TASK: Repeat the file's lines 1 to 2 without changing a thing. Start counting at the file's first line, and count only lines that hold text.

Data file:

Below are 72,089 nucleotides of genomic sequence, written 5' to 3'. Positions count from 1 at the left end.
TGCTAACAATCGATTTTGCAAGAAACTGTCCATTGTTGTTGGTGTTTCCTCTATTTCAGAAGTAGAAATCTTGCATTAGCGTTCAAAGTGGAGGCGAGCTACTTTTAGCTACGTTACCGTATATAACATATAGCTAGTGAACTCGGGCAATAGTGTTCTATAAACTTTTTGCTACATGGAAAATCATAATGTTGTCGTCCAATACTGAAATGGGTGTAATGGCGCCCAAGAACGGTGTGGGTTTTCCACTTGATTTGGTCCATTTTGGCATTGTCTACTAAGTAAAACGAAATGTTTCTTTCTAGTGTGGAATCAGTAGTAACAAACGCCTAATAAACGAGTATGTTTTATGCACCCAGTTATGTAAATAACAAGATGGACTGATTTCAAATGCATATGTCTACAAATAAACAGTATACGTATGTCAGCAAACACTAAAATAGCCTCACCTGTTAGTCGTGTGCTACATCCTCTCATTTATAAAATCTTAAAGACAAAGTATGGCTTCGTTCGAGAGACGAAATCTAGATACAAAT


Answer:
Below are 72,089 nucleotides of genomic sequence, written 5' to 3'. Positions count from 1 at the left end.
TGCTAACAATCGATTTTGCAAGAAACTGTCCATTGTTGTTGGTGTTTCCTCTATTTCAGAAGTAGAAATCTTGCATTAGCGTTCAAAGTGGAGGCGAGCTACTTTTAGCTACGTTACCGTATATAACATATAGCTAGTGAACTCGGGCAATAGTGTTCTATAAACTTTTTGCTACATGGAAAATCATAATGTTGTCGTCCAATACTGAAATGGGTGTAATGGCGCCCAAGAACGGTGTGGGTTTTCCACTTGATTTGGTCCATTTTGGCATTGTCTACTAAGTAAAACGAAATGTTTCTTTCTAGTGTGGAATCAGTAGTAACAAACGCCTAATAAACGAGTATGTTTTATGCACCCAGTTATGTAAATAACAAGATGGACTGATTTCAAATGCATATGTCTACAAATAAACAGTATACGTATGTCAGCAAACACTAAAATAGCCTCACCTGTTAGTCGTGTGCTACATCCTCTCATTTATAAAATCTTAAAGACAAAGTATGGCTTCGTTCGAGAGACGAAATCTAGATACAAAT